Using the driver API (only), you cannot provide CUDA C++ device source code as input. You must first use
nvcc (or NVRTC) to compile the CUDA C++ device source code to PTX (or alternatively, CUBIN) format file. Therefore, if you look at a project like
vectorAddDrv, and study it carefully, you will observe that there is a compilation process for the .cu file that contains the CUDA C++ kernel definition, and that must be compiled with
nvcc (or NVRTC). The compilation step there creates a PTX file which the driver API can read directly. The second compilation process handles the .cpp file which includes actual driver API calls, and that particular compilation process can be done with the host compiler only (
nvcc is not required).
I was answering for this second process. When compiling the .cpp file that has for example your
main routine in it, and is calling driver API library routines, you can compile that using the host compiler. It only requires linking against
cuda.lib and it will require that you include the
cuda.h header file.
If you want to understand how to compile CUDA C++ device source code (e.g. CUDA C++ kernel code) to make it “ready” for consumption by the driver API, why not study a sample project like
vectorAddDrv and see how the settings are for the
.cu file (the kernel code) in that project?
The project settings are fairly simple. You will add the .cu file to the project as a file to be compiled by
nvcc, and you will designate that the compilation output be PTX (for example).
If you are asking how to start with a C++ console project that knows nothing about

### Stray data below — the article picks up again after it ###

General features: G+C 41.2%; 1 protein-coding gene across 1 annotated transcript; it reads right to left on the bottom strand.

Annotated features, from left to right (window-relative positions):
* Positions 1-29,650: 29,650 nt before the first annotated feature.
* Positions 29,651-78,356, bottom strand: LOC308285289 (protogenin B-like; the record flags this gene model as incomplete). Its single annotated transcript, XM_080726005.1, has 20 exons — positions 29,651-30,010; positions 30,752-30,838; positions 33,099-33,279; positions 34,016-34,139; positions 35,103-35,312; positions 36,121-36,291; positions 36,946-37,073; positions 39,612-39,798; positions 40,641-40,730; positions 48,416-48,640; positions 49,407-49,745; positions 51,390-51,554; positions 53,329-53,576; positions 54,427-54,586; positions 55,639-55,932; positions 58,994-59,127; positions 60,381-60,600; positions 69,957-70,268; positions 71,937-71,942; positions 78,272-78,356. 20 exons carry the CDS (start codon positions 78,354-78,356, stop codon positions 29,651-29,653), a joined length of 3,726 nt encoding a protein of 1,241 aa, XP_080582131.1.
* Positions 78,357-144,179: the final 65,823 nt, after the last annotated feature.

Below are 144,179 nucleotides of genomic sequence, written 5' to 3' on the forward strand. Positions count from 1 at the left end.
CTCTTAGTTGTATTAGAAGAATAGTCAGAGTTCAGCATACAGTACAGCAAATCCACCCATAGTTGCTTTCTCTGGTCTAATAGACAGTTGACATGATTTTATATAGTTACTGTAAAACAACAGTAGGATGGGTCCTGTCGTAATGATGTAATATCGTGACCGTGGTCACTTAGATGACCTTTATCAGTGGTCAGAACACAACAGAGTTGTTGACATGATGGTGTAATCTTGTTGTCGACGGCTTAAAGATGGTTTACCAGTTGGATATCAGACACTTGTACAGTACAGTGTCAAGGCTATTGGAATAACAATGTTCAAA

nvcc, and add all the project customizations that are needed to use
nvcc properly as a primary compiler (so that, for example, you can compile a .cu file containing a kernel definition), I don’t have a recipe for you. Speaking for myself, personally, I would never attempt that. The integration work has been done for you already if you select the proper project type, and I don’t know of anywhere that NVIDIA documents all the integration needed to make VS and
nvcc work together. Furthermore, it is almost certainly specific to a particular version of VS and probably other factors (like CUDA version). Good luck!
(whenever I have done things for which the VS project structure stumps me, I usually revert to using command line compilation on windows. Also not formally documented by NVIDIA, so it requires trial and error, and inspection/study of console output from test cases constructed using the VS project structure.)
(Alternatively, NVRTC obviates the need for the
nvcc compilation step, but that goes outside of what is provided only by the driver API. Nevertheless, with NVRTC, it should be possible to handle everything with the host compiler, including compilation of CUDA C++ device source code.)